Any destruction by the Occupying Power of real or personal property belonging individually or collectively to private persons […] is prohibited, except where such destruction is rendered absolutely necessary by military operations.
Convention (IV) relative to the Protection of Civilian Persons in Time of War (1949), Article 53
In rulings of the Supreme Court, it was held that the fundamental principle of human dignity – a constitutional right in Israel – includes not only the dignity of a person when alive, but also the dignity following his death, and the dignity of the deceased person's loved ones who cherish his memory. The relatives of the deceased, the court held, have the right and liberty to have the memory of their loved one be respected as they deem appropriate, and that they be given the opportunity to express their feelings toward the deceased as they wish. These statements reflect the special importance that the state and society in Israel give to respect for the dead, which is expressed, inter alia, by the great effort made to bring fallen security forces to burial in Israel, by the great concern that the state shows for bereaved families, and by the perpetuation of the memory of the fallen.
In great contrast to the above, Israel's handling of the bodies of Palestinians killed in violent actions against soldiers or civilians is degrading, disrespectful, and revolting. Following an unclear policy that lasted for years, Israel ceased almost completely, beginning in the end of 1994, to return the bodies of Palestinians to their families.
HaMoked is working to return these bodies to the families for burial. In its responses to petitions filed by HaMoked in the High Court of Justice, the state contended that it does not return the bodies as means of deterrence, and because it wishes to use the bodies in negotiating future exchanges. These reasons point out the cynical use Israel makes of the dead bodies and of the families' pain. The persons harmed by this policy are the members of the deceased's family, to whom no wrongdoing against the state is alleged. The refusal to return the bodies to their families constitutes collective punishment, which contradicts the fundamental principle that a person not be punished for acts he did not commit. This practice, along with the use of bodies as hostages and as bargaining chips, are prohibited measures which contravene, international humanitarian law conventions to which Israel is party. The state further contended that the policy is also intended to prevent the use of funerals to disturb public order. This argument is an insufficient basis for denying the respect to which the dead are entitled and to the right of the family to bury their loved one. This is especially true in those cases in which the family agreed to the restrictions that the army imposed on the time and place of the funeral, and the number of participants who may attend.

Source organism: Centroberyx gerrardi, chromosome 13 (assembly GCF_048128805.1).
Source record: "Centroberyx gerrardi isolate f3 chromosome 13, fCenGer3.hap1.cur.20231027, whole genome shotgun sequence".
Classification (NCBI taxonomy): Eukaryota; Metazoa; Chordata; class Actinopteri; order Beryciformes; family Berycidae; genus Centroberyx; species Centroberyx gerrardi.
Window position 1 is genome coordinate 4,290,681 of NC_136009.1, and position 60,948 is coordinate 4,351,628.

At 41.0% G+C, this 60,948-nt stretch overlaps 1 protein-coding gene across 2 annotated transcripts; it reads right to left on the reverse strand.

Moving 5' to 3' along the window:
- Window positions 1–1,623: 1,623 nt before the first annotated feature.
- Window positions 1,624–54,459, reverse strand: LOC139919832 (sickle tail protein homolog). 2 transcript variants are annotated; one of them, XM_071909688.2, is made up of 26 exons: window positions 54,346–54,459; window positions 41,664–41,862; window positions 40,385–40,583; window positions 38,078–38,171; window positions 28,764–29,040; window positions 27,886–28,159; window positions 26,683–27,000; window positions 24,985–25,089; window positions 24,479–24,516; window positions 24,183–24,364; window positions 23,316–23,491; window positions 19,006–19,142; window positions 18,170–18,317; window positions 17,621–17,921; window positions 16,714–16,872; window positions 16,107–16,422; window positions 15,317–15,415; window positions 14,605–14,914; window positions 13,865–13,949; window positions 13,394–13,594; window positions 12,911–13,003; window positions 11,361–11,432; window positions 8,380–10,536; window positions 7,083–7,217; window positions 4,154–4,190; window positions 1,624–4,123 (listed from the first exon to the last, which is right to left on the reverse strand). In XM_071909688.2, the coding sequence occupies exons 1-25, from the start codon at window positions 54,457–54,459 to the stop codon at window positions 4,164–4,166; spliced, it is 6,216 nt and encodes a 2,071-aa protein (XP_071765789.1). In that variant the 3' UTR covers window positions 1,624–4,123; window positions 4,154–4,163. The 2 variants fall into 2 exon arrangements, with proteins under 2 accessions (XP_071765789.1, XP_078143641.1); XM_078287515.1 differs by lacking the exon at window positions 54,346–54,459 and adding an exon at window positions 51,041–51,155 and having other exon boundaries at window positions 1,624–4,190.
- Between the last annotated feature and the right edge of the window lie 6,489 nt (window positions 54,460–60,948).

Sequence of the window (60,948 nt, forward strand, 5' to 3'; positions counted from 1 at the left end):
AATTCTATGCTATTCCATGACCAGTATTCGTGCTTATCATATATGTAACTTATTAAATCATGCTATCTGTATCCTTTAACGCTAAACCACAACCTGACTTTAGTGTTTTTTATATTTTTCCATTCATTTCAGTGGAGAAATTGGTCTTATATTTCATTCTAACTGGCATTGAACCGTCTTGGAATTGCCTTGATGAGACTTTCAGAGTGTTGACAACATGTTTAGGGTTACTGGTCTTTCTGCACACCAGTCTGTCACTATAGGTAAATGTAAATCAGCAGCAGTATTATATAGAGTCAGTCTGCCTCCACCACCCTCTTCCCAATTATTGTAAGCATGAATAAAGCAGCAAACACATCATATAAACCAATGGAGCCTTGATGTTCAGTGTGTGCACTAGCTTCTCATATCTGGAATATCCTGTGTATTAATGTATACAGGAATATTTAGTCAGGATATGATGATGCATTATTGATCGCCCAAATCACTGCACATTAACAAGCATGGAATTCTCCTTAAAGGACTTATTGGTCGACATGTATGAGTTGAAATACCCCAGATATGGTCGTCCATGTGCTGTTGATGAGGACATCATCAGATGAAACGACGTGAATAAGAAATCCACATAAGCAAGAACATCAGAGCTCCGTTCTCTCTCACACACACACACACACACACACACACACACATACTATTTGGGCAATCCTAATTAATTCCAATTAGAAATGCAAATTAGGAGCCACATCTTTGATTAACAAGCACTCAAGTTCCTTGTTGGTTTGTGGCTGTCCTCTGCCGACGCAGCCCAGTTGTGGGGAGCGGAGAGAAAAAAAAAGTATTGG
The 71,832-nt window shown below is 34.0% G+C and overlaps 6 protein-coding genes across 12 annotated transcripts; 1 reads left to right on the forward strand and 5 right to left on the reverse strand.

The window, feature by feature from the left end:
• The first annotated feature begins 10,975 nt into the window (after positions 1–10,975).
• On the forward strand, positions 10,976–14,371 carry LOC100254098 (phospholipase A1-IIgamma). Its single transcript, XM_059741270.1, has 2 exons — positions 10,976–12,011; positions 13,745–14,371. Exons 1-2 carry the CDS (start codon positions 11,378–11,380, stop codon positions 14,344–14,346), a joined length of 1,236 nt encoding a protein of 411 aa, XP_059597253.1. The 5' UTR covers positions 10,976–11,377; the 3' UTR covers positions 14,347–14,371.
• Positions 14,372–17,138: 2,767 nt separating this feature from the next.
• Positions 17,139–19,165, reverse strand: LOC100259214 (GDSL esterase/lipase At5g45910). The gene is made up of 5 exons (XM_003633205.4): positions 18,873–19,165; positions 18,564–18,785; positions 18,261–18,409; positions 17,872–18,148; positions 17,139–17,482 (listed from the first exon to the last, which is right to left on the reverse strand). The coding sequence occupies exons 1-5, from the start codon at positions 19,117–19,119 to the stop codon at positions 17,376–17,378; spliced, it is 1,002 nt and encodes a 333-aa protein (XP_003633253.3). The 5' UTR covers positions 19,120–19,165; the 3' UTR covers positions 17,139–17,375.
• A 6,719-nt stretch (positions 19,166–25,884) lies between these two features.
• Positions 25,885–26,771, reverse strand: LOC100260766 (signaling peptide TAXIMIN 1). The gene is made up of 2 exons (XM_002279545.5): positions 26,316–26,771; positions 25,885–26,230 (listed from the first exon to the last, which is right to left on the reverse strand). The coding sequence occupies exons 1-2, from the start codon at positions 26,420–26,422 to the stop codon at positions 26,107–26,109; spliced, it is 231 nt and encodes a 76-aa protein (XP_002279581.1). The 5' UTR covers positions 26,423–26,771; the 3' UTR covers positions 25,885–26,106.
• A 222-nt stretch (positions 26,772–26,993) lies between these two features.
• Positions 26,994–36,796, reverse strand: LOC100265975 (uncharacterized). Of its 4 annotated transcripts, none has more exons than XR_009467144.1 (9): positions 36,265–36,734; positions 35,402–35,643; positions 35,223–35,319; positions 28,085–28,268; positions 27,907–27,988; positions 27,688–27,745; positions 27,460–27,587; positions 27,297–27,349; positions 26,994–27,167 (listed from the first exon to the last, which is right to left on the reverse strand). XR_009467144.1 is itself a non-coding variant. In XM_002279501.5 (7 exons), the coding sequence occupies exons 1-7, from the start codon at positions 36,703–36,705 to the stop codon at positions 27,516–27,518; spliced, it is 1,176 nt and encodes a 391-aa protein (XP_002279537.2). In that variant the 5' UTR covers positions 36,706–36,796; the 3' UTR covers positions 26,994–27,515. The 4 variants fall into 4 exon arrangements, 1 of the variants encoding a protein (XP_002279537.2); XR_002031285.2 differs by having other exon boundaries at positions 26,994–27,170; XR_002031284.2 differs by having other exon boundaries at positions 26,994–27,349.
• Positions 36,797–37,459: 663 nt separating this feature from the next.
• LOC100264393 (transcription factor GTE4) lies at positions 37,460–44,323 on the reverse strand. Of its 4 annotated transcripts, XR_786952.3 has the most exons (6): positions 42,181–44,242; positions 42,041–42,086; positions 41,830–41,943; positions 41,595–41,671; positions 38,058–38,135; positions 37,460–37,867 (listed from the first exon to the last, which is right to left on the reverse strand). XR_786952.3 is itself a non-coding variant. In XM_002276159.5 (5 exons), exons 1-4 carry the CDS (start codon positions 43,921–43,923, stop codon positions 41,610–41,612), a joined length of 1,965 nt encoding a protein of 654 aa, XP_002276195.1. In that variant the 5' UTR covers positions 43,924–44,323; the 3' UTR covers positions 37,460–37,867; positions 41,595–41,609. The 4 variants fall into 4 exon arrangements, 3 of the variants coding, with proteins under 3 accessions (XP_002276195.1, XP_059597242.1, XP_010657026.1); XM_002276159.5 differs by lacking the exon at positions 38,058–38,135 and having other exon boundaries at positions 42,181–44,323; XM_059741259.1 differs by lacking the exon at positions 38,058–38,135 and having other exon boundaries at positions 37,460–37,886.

In the course of the petitions filed by HaMoked in the High Court of Justice on this matter, a harsh picture of the treatment given the bodies of the killed Palestinians has come to light. The treatment of the bodies severely violates the provisions of international law relating to the handling of bodies belonging to the enemy, and also violates the army's own orders. Signs in the cemeteries for enemy fallen were defective, and sometimes did not exist at all; burial was done in a negligent and disrespectful manner; bodies were buried in trenches and not individually. In addition to the grave violation of the respect for the dead and their families, these failures and omissions, in many cases, have made locating and identifying the bodies almost impossible.
At the end of 2004, the policy changed; it was decided that except for exceptional cases (the grounds of which have not been stated) bodies will be returned to the families. The state imposes a condition: scientific identification is required. In most instances, this involves a DNA test, the high cost of which must be borne by the family. Even if this demand is legitimate, and limits the chance of error, it is hard not to get the impression that there is a double standard at play. In many cases, there is no problem in identifying the body from the start, based on “administrative evidence,” such as a declaration of an organization that the person killed was one of its members, or documents found on the body. In many cases, the state has demolished the house of Palestinians who died in an attack. The demolition did not require any scientific identification. Now, however, before a body is handed over to the family, the state demands a scientific identification.